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IoT at starting gate

South Africa is already past the Internet of Things (IoT) hype cycle and well into the mainstream, writes MARK WALKER, associate vice president of Sub-Saharan Africa at International Data Corporation (IDC).

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Projects and pilots are already becoming a commercial reality, tying neatly into the 2017 IDC prediction that 2018 would be the year when the local market took IoT mainstream. Over the next 12-18 months, it is anticipated that IoT implementations will continue to rise in both scope and popularity. Already 23% are in full deployment with 39% in the pilot phase. The value of IoT has been systematically proven and yet its reputation remains tenuous – more than 5% of companies are reluctant to put their money where the trend is – thanks to the shifting sands of IoT perception and success rate.

There are several reasons behind why IoT implementations are failing. The biggest is that organisations don’t know where to start. They know that IoT is something they can harness today and that it can be used to shift outdated modalities and operations. They are aware of the benefits and the case studies. What they don’t know is how to apply this knowledge to their own journey so their IoT story isn’t one of overbearing complexity and rising costs.

Another stumbling block is perception. Yes, there is the futuristic potential with the talking fridge and intelligent desk, but this is not where the real value lies. Organisations are overlooking the challenges that can be solved by realistic IoT, the banal and the boring solutions that leverage systems to deliver on business priorities. IoT’s potential sits within its ability to get the best out of assets and production efficiencies, solving problems in automation, security, and environment.

In addition to this, there is a lack of clarity around return on investment, uncertainty around the benefits, a lack of executive leadership, and concerns around security and the complexities of regulation.  Because IoT is an emerging technology there remains a limited awareness of the true extent of its value proposition and yet 66% of organisations are confident that this value exists.

This percentage poses both a problem and opportunity. On one hand, it showcases the local shift in thinking towards IoT as a technology worth investing into. On the other hand, many companies are seeing the competition invest and leaping blindly in the wrong direction. Stop. IoT is not the same for every business.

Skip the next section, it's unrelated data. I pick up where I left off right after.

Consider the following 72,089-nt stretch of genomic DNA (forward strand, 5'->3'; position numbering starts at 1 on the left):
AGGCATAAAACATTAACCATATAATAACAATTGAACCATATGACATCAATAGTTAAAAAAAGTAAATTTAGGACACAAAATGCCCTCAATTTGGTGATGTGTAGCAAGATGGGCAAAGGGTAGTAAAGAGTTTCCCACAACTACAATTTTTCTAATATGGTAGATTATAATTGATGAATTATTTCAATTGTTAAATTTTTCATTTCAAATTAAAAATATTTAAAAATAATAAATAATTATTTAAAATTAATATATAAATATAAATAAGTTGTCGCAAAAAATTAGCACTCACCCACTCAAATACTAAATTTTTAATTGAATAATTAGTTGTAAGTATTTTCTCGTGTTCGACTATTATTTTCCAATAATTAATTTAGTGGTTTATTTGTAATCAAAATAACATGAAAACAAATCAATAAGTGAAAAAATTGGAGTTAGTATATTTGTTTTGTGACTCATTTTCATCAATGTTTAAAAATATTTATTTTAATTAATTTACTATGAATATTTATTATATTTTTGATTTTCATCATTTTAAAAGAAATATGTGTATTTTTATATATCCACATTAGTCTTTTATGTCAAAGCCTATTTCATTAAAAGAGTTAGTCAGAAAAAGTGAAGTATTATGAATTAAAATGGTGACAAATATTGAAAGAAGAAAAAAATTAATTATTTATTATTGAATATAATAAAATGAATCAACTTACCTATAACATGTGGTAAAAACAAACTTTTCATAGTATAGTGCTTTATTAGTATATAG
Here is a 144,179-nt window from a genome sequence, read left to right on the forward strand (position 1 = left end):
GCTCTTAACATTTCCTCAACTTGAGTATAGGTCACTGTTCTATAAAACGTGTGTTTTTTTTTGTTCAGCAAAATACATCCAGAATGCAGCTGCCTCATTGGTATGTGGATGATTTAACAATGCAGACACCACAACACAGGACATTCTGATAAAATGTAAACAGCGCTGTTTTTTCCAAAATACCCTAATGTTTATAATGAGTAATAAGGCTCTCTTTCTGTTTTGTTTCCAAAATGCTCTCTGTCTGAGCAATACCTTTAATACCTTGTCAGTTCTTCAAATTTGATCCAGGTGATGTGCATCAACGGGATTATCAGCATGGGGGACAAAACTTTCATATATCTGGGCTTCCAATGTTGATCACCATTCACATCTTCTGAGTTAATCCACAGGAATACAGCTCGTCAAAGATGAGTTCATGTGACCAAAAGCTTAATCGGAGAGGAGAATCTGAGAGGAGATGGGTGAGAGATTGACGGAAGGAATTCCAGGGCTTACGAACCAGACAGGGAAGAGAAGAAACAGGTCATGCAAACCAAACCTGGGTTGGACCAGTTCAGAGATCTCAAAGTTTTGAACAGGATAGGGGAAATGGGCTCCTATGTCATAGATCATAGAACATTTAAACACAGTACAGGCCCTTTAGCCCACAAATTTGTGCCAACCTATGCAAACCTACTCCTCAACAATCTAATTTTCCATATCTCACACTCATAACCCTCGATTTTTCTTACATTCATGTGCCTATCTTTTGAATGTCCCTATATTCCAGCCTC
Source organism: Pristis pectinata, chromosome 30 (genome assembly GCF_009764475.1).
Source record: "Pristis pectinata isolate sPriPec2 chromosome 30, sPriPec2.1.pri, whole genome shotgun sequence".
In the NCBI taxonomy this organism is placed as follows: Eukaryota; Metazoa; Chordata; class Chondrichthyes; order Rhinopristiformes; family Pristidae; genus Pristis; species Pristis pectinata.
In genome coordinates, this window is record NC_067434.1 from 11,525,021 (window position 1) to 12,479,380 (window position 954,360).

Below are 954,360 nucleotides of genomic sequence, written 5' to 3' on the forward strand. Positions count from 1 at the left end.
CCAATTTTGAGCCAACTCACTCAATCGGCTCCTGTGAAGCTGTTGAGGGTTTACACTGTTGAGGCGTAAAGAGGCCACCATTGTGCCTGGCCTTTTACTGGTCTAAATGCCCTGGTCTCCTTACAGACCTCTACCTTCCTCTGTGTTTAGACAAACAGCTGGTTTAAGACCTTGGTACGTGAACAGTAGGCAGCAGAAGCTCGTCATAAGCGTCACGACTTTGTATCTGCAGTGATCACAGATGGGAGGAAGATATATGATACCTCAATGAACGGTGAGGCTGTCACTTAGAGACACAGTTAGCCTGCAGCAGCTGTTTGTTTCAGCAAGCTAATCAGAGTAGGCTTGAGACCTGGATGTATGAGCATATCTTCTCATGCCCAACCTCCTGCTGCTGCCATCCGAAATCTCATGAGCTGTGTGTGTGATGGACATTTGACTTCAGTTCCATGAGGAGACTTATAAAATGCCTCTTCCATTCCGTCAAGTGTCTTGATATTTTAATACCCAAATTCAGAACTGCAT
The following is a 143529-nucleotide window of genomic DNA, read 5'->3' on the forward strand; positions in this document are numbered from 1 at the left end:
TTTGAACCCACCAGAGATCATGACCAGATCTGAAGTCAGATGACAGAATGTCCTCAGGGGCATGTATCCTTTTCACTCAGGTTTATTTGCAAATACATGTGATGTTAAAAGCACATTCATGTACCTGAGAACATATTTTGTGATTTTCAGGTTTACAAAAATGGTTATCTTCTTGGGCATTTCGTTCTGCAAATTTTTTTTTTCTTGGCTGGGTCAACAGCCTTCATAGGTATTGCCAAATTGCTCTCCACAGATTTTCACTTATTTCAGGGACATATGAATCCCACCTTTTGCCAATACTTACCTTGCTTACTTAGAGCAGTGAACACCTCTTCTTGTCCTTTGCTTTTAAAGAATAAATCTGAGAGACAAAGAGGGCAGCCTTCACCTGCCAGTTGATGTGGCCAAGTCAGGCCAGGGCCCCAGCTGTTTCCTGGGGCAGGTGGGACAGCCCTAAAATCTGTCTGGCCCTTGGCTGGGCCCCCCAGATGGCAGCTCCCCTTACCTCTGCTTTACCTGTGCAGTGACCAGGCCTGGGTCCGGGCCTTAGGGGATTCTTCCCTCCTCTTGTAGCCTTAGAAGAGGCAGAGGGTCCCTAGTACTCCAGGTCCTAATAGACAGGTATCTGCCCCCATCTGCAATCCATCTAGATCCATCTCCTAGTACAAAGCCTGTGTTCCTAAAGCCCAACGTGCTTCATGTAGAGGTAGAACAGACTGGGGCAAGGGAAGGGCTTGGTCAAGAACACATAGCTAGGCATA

It is essential that every company makes its own case for IoT based on its needs and outcomes. Does agriculture have the same challenges as mining? Does one mining company have the same challenges as another? The answer is no. Organisations that want their IoT investment to succeed must reject the idea that they can pick up where another has left off. IoT must be relevant to the business outcome that it needs to achieve. While some use cases may apply to most industries based on specific circumstances, there are different realities and priorities that will demand a different approach and starting point.

Ask – what is the business problem right now and how can technology be leveraged to resolve it?

In the agriculture space, there is a need to improve crop yields and livestock management, improve farm productivity and implement environmental monitoring. In the construction and mining industry, safety and emergency response are a priority alongside workforce and production management. Education shifts the lens towards improving delivery and quality of education, access to advanced learning methods and reducing the costs of learning.  Smart cities want to improve traffic and efficiently deliver public services and healthcare is focusing on wellness, reducing hospital admissions and the security of assets and inventory management.

The technology and solutions selected must speak to these specific challenges.

If there are no insights used to create an IoT solution, it’s the equivalent of having the fastest Ferrari on Rivonia Road in peak traffic. It makes a fantastic noise, but it isn’t going to move any faster than the broken-down sedan in the next lane. Everyone will be impressed with the Ferrari, but the amount of power and the size of the investment mean nothing. It’s in the wrong place.